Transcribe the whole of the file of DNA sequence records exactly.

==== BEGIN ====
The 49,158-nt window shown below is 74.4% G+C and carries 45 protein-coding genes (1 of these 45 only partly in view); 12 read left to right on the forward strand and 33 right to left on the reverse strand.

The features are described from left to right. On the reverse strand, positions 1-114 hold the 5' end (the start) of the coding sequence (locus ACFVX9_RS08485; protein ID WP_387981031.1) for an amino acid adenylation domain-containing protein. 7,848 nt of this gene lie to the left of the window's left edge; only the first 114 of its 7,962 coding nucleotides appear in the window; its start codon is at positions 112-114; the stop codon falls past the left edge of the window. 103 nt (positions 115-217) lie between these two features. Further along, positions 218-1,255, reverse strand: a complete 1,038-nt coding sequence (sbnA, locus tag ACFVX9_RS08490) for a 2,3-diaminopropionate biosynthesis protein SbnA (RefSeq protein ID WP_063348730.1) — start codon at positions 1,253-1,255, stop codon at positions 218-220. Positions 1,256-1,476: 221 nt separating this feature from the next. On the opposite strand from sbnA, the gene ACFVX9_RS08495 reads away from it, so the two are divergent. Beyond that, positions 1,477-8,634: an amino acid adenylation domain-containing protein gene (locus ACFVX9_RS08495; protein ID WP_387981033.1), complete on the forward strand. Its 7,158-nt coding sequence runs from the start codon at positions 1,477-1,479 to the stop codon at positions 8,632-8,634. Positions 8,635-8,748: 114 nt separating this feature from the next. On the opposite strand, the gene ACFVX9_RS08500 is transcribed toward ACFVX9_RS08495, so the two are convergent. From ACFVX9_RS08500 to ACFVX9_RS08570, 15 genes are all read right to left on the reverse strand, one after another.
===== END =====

The 49,158-nt window shown below is 74.4% G+C and carries 45 protein-coding genes (1 of these 45 only partly in view); 12 read left to right on the forward strand and 33 right to left on the reverse strand.

The features are described from left to right. On the reverse strand, positions 1-114 hold the 5' end (the start) of the coding sequence (locus ACFVX9_RS08485; protein ID WP_387981031.1) for an amino acid adenylation domain-containing protein. 7,848 nt of this gene lie to the left of the window's left edge; only the first 114 of its 7,962 coding nucleotides appear in the window; its start codon is at positions 112-114; the stop codon falls past the left edge of the window. 103 nt (positions 115-217) lie between these two features. Further along, positions 218-1,255, reverse strand: a complete 1,038-nt coding sequence (sbnA, locus tag ACFVX9_RS08490) for a 2,3-diaminopropionate biosynthesis protein SbnA (RefSeq protein ID WP_063348730.1) — start codon at positions 1,253-1,255, stop codon at positions 218-220. Positions 1,256-1,476: 221 nt separating this feature from the next. On the opposite strand from sbnA, the gene ACFVX9_RS08495 reads away from it, so the two are divergent. Beyond that, positions 1,477-8,634: an amino acid adenylation domain-containing protein gene (locus ACFVX9_RS08495; protein ID WP_387981033.1), complete on the forward strand. Its 7,158-nt coding sequence runs from the start codon at positions 1,477-1,479 to the stop codon at positions 8,632-8,634. Positions 8,635-8,748: 114 nt separating this feature from the next. On the opposite strand, the gene ACFVX9_RS08500 is transcribed toward ACFVX9_RS08495, so the two are convergent. From ACFVX9_RS08500 to ACFVX9_RS08570, 15 genes are all read right to left on the reverse strand, one after another.